Know your weapons and armor (fantasy writing series)

I have written numerous times about creating realism in your fantasy novel – the most recent about food and travel. Armor and weapons are certainly ones you need to write about with some accuracy, or you will have your reader saying, “what?” You need to research your weapon so you know it well enough to write competently about it.

Now I am not going to go into every type of weapon or armor but list a few guidelines. This is by no means a comprehensive list but one to get you thinking about the weapons you write about.

1.)    Research your weapon – You need to know the basics of your weapon and what it can or can’t do.

swordIf your hero is using a broadsword, those are heavy, and he won’t be tossing it in the air easily. A broadsword is used in swinging arcs cutting either diagonal or across the target. Your hero will not “stop” a blow with his broadsword but rather deflect it.

An Epee blade (think swashbucklers) or rapier is a light, quick weapon. The goal is to cut or stab. This would not be the weapon to cut off someone’s head. You need agility to use this type blade, which means your hero wouldn’t be wearing heavy armor.

Knives are not usually a defensive weapon. Can you imagine bringing a knife to a fight with someone with a sword or battle axe? Using a knife, you rely on speed and agility. Unless they are throwing knives, you also have to expect your hero or villain to get close to the one they are attacking.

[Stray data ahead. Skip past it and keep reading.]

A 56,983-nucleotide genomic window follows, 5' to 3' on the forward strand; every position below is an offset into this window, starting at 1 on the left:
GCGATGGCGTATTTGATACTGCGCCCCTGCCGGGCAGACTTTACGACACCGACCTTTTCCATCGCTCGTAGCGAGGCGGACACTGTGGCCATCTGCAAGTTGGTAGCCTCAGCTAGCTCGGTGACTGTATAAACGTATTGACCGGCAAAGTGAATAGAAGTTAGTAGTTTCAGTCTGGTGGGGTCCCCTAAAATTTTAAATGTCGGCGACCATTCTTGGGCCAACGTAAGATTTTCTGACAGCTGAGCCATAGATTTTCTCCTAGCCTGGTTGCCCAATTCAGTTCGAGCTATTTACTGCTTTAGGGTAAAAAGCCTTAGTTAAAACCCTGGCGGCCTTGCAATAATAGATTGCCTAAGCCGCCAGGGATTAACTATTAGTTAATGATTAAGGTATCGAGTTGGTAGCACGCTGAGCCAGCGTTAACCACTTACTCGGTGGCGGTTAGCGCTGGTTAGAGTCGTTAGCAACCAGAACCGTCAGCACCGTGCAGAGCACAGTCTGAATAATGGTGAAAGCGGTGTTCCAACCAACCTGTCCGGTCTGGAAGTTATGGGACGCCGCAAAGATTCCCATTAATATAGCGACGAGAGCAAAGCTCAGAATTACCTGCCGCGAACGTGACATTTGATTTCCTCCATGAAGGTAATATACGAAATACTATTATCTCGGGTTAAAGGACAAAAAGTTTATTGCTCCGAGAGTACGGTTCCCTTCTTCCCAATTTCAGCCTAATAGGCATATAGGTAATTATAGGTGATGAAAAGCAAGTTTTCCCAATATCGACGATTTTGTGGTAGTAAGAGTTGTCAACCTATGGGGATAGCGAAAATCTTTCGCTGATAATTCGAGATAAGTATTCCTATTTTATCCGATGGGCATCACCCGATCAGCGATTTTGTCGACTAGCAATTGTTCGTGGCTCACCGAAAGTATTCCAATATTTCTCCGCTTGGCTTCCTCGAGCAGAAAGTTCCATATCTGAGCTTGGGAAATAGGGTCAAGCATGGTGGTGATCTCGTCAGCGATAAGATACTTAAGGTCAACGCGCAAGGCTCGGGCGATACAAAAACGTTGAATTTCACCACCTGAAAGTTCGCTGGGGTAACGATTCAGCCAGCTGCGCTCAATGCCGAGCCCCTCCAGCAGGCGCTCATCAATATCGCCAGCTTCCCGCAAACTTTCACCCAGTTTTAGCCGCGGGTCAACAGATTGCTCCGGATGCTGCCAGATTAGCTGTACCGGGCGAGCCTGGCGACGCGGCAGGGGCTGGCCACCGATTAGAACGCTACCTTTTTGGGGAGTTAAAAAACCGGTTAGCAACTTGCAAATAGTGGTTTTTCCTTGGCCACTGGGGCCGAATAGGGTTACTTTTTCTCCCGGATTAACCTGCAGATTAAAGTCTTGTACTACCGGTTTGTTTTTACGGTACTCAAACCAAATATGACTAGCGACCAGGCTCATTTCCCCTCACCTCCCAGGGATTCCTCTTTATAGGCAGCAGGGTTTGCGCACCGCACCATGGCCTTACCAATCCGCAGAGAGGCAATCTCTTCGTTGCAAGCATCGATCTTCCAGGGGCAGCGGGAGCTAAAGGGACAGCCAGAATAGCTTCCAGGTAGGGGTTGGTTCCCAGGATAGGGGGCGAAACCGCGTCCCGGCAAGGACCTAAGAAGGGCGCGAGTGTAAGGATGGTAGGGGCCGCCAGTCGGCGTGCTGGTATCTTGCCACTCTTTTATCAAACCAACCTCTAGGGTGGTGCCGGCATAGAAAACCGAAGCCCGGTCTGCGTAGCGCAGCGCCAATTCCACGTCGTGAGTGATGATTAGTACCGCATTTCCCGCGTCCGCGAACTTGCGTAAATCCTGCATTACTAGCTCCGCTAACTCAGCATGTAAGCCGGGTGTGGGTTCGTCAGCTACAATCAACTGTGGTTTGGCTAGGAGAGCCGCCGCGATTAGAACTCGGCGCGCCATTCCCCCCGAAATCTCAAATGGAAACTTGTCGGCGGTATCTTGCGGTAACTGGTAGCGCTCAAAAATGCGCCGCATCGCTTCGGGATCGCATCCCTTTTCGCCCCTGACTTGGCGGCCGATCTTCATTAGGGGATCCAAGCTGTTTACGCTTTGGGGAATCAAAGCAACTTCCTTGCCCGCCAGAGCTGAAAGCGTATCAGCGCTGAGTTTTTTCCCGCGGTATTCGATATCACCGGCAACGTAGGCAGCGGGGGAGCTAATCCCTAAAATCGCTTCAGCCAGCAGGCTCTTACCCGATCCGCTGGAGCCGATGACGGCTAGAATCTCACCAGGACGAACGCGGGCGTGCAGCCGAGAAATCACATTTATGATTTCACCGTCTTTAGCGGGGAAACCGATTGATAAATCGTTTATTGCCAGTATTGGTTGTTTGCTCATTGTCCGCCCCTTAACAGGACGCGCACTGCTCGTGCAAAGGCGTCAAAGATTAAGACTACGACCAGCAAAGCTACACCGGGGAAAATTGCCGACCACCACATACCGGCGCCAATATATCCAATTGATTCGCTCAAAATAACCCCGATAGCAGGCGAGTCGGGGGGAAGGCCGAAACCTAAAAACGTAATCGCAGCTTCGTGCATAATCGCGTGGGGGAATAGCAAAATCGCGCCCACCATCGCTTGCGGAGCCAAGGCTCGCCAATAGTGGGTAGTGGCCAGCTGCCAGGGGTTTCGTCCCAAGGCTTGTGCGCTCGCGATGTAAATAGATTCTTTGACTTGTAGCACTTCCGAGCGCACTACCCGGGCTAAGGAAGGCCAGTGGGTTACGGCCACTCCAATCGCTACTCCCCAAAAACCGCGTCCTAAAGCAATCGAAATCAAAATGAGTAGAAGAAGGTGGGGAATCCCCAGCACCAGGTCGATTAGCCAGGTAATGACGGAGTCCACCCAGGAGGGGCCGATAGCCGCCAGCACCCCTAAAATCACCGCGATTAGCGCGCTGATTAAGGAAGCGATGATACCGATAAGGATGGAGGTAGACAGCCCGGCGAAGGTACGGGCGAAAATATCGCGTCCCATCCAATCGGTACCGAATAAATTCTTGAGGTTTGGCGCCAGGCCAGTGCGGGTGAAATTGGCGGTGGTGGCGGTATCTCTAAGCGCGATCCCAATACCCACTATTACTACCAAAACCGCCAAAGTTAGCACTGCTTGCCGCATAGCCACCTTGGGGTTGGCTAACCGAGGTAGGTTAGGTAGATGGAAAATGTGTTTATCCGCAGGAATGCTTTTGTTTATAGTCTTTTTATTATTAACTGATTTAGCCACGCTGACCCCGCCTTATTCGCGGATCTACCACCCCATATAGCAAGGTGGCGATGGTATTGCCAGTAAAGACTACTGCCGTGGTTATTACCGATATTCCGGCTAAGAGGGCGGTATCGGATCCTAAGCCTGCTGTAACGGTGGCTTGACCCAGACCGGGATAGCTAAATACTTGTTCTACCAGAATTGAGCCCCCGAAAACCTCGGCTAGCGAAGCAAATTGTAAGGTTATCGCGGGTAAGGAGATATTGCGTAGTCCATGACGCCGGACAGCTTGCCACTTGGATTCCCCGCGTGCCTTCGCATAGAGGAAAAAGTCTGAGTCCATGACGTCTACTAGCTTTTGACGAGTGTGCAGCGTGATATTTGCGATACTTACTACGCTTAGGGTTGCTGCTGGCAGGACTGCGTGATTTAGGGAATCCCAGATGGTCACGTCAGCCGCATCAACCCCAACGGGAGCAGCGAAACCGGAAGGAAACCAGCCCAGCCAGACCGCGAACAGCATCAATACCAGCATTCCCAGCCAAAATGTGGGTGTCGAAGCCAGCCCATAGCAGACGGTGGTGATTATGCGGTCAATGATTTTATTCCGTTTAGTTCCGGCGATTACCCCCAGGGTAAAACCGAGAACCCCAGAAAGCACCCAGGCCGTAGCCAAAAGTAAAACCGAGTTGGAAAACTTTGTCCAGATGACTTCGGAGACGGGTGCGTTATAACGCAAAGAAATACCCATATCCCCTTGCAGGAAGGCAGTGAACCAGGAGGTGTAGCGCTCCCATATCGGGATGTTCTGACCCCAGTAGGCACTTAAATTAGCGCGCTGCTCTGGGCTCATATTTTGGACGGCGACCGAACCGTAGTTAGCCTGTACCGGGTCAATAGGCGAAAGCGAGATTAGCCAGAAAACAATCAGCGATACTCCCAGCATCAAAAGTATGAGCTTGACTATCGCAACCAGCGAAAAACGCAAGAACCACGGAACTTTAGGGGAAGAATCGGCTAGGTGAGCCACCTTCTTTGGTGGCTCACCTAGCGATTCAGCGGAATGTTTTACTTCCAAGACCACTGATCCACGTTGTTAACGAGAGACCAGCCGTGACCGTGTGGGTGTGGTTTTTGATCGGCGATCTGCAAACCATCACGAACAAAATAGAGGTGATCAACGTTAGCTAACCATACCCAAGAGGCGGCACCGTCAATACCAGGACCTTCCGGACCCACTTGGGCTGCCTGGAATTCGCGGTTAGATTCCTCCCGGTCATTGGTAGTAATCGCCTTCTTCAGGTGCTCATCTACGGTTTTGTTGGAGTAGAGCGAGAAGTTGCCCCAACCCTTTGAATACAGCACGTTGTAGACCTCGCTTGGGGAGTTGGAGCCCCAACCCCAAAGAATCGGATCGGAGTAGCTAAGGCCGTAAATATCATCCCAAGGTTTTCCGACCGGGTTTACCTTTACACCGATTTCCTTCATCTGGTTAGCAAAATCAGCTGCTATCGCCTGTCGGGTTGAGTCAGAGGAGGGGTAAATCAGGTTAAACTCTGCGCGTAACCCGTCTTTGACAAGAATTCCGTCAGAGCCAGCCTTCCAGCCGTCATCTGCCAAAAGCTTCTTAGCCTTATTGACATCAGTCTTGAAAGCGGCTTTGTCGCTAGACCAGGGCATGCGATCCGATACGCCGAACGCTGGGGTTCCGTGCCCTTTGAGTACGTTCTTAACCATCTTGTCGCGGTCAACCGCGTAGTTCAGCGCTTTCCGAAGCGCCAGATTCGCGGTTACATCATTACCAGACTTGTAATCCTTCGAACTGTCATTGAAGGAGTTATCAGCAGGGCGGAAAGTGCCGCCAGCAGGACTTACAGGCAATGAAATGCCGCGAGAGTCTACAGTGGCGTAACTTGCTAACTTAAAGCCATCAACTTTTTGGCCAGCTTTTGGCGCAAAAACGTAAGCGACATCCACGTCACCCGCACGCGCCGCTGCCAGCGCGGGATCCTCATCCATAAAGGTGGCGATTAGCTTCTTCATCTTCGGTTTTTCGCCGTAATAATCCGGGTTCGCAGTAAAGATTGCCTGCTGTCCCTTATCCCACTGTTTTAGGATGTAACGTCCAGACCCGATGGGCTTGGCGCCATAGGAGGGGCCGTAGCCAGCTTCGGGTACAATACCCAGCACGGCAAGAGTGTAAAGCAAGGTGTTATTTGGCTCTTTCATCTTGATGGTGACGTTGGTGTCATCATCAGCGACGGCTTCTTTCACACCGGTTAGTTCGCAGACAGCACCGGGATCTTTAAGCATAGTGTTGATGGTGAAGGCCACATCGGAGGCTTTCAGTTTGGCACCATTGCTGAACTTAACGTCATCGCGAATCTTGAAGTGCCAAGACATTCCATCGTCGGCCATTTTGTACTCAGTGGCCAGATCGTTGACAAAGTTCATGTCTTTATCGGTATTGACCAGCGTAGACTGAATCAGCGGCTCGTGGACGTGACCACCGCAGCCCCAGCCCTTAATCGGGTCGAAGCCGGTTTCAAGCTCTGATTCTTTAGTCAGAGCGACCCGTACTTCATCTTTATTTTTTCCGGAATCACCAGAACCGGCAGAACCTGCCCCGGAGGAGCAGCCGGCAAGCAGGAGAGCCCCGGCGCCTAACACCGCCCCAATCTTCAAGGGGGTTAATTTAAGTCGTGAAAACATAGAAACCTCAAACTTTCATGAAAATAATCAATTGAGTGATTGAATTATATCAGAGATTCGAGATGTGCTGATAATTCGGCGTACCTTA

If your hero has a bow and arrow, you should know that unlike in the movies, they don’t carry them around all ready strung. Your character will need to string the bow before using it. You should also know the distance that they can shoot an arrow.

2.)    Research your armor – Go to a museum and look at armor or at least look at some websites. Armor can be leather, mail (small links of metal made into a “cloth”) or even a rigid piece of metal. Each has their advantages and disadvantages.

suit of armourHowever, remember, armor will not always save your hero’s life. It can minimize the damage of a successful blow or even deflect a weapon. But there will probably still be some damage to the wearer.

Armor is also not seamless. It has to be flexible enough for the wearer to move. That means there are points that offer less-than-optimal protection.  If someone is hit in the right spot, armor will not save them.

Metal armor is heavy. Your hero is going to be limited in their mobility. They will need help getting onto their horse. And don’t forget that there will be padding underneath to reduce the impact of blows.

3.)    Creating your own weapons – Nothing says you have to use a crossbow, a dagger or a sword in your story. Feel free to create your own weapon – magical or not is up to you.  Of course, you really should have a REASON for creating a new weapon.

Weapons reflect the culture of the character. You wouldn’t have a fine, delicate weapon used by a race of Ogres. And there needs to be a reason the weapon was created. Why create a new type of sword or armor? What did the new one do better than the current/past weapon?

And remember that all weapons have a weakness. If it is blade-heavy, your hero won’t be very agile with it. If it has a lot of sharp edges, then special training may be necessary to learn to use the weapon without injury.

Remember the weapon you create doesn’t have to be able to work in our world, but it does need to be believable – just like any weapon that you write about.

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